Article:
Christmas is a time for mince pies, sitting around a warm fire, festive markets and of course gifts. Although we all like to pretend that presents are the least important part of Christmas the wonderful warm feeling of giving and receiving the perfect gift is hard to beat. When it comes to corporate gifts, however, SME owners must be careful to ensure that taking a gift from a client is within the boundaries of the law and does not breach anti-bribery and corruption legislation.
It may come as a shock to realise that accepting an innocent gift from a client could involve considering high-level laws put in place to prevent white-collar crime. Nevertheless, to protect your business and its reputation, it is vital to have a clear anti-bribery policy in place that includes the giving and receiving of gifts.
The line between an innocent gift and a potential bribe
In the UK bribery and corruption is governed by the Bribery Act 2010 (the Act). Accepting gifts and corporate hospitality is perfectly legal under the Act so long as the gifts and hospitality are reasonable and proportionate.
When evaluating whether a particular Christmas gift is safe to accept consider the following:
- intention – what is the purpose of the gift? If a supplier or client has given you a gift basket to say thank you for your company’s custom or hard work over the year there is unlikely to be a problem. Should you suspect the gift is being given in order to persuade you to sign a new contract or agree to a tender, legal advice should be sought before accepting it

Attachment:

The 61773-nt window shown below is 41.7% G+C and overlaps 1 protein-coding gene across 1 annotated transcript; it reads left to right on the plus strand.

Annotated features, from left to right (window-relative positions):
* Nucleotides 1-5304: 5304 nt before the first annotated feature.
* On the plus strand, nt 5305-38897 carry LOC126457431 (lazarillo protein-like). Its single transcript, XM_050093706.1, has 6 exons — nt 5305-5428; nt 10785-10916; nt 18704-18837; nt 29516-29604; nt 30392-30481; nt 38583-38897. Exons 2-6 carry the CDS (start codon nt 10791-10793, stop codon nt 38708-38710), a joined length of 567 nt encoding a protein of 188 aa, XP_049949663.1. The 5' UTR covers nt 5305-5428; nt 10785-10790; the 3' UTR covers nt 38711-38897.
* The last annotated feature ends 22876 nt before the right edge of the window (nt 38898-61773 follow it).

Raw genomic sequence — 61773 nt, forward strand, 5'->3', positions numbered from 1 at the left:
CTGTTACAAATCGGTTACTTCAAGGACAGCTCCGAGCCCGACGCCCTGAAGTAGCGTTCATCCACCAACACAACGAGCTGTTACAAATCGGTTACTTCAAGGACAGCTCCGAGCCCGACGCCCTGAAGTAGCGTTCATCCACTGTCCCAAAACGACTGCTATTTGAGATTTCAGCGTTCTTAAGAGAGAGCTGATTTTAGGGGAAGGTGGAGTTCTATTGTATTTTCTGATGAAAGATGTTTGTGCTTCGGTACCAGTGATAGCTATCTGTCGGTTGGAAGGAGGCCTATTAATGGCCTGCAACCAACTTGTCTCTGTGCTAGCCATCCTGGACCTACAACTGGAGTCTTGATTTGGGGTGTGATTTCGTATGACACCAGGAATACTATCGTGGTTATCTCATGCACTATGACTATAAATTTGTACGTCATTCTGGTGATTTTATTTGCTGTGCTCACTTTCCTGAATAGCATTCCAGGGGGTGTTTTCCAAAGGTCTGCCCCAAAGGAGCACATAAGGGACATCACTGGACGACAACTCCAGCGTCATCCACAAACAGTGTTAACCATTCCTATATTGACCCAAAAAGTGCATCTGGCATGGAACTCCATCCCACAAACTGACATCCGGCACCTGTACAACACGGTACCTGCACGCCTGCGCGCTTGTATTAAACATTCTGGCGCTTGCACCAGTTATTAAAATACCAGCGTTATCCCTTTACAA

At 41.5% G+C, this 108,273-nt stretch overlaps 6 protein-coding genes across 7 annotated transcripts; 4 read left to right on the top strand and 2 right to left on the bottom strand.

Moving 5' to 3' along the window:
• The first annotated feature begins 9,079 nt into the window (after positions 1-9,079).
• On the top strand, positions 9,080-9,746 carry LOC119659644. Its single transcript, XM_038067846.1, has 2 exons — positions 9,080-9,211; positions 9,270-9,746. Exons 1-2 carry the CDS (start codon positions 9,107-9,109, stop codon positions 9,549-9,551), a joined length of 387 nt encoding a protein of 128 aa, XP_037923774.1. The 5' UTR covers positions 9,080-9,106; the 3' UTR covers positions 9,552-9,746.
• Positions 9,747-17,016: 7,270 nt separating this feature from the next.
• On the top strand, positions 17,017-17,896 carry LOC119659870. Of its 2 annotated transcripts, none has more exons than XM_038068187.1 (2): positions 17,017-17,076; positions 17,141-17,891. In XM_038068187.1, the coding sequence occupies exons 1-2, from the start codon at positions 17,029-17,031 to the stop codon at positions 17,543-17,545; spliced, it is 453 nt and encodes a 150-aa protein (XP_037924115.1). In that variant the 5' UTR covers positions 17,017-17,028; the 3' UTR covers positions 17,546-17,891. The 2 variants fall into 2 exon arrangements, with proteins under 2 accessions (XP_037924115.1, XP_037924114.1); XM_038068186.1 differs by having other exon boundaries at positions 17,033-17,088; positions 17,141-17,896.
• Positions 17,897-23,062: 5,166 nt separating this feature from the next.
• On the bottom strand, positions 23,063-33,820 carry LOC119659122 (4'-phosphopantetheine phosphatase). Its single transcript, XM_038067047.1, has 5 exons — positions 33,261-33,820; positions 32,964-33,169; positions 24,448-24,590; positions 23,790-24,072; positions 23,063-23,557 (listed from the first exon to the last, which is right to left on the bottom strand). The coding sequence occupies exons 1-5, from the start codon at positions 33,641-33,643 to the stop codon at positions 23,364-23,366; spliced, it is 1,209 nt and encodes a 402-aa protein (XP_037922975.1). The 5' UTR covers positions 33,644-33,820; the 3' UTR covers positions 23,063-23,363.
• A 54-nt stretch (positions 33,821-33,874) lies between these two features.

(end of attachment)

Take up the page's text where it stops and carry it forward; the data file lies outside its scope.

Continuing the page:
- value – how much is too much will depend on your industry. A bottle of vintage champagne may be proportionate if your business provides luxury goods, however, the same gift given to a small IT firm may require consideration regarding its appropriateness
- timing – fortunately, because Christmas is traditionally associated with gift-giving, accepting a modest present is unlikely to breach the Act. Take care, however, if the Christmas gift has been sent by a company or person with whom you are involved in a dispute or wishes to work with you on a business project
The Act defines bribery as:
“… giving someone a financial or other advantage to encourage that person to perform their functions or activities improperly or to reward that person for having already done so. This could cover seeking to influence a decision-maker by giving some kind of extra benefit to that decision maker, rather than by what can legitimately be offered as part of a tender process.”
To ensure your best interests are protected when accepting corporate gifts at Christmas time have clear anti-bribery policies and procedures in place and record all gifts received. If you are unsure as to whether or not to accept a particular gift, seek advice from an experienced Commercial Law Solicitor.
Get legal assistance from LawBite
If you are unsure whether or not to accept a gift from a client do not hesitate to contact LawBite expert employment and commercial lawyers to clear out all your doubts.
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